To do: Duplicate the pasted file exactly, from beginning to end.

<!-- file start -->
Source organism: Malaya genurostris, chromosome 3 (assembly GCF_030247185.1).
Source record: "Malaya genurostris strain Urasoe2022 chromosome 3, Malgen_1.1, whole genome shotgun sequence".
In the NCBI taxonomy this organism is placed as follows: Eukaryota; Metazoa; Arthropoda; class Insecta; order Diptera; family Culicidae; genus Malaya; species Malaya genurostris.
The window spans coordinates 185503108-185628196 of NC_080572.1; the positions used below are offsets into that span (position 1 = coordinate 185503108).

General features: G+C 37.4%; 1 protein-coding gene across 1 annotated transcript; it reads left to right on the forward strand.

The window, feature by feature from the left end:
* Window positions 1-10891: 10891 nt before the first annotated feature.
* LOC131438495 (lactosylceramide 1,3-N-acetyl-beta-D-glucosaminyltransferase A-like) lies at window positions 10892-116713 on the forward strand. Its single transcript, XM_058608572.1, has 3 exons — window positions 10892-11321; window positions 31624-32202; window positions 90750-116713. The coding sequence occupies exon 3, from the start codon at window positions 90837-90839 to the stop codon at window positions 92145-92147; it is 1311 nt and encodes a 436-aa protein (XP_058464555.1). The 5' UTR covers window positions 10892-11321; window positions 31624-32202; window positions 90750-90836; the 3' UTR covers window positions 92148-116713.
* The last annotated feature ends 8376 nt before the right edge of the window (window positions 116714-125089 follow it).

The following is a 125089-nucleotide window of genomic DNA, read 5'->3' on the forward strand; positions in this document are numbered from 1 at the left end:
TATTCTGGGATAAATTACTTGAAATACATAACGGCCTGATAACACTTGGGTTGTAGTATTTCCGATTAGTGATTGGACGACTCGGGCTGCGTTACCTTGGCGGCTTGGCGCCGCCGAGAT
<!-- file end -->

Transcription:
Source organism: Malaya genurostris, chromosome 3 (assembly GCF_030247185.1).
Source record: "Malaya genurostris strain Urasoe2022 chromosome 3, Malgen_1.1, whole genome shotgun sequence".
In the NCBI taxonomy this organism is placed as follows: Eukaryota; Metazoa; Arthropoda; class Insecta; order Diptera; family Culicidae; genus Malaya; species Malaya genurostris.
The window spans coordinates 185503108-185628196 of NC_080572.1; the positions used below are offsets into that span (position 1 = coordinate 185503108).

General features: G+C 37.4%; 1 protein-coding gene across 1 annotated transcript; it reads left to right on the forward strand.

The window, feature by feature from the left end:
* Window positions 1-10891: 10891 nt before the first annotated feature.
* LOC131438495 (lactosylceramide 1,3-N-acetyl-beta-D-glucosaminyltransferase A-like) lies at window positions 10892-116713 on the forward strand. Its single transcript, XM_058608572.1, has 3 exons — window positions 10892-11321; window positions 31624-32202; window positions 90750-116713. The coding sequence occupies exon 3, from the start codon at window positions 90837-90839 to the stop codon at window positions 92145-92147; it is 1311 nt and encodes a 436-aa protein (XP_058464555.1). The 5' UTR covers window positions 10892-11321; window positions 31624-32202; window positions 90750-90836; the 3' UTR covers window positions 92148-116713.
* The last annotated feature ends 8376 nt before the right edge of the window (window positions 116714-125089 follow it).

The following is a 125089-nucleotide window of genomic DNA, read 5'->3' on the forward strand; positions in this document are numbered from 1 at the left end:
TATTCTGGGATAAATTACTTGAAATACATAACGGCCTGATAACACTTGGGTTGTAGTATTTCCGATTAGTGATTGGACGACTCGGGCTGCGTTACCTTGGCGGCTTGGCGCCGCCGAGAT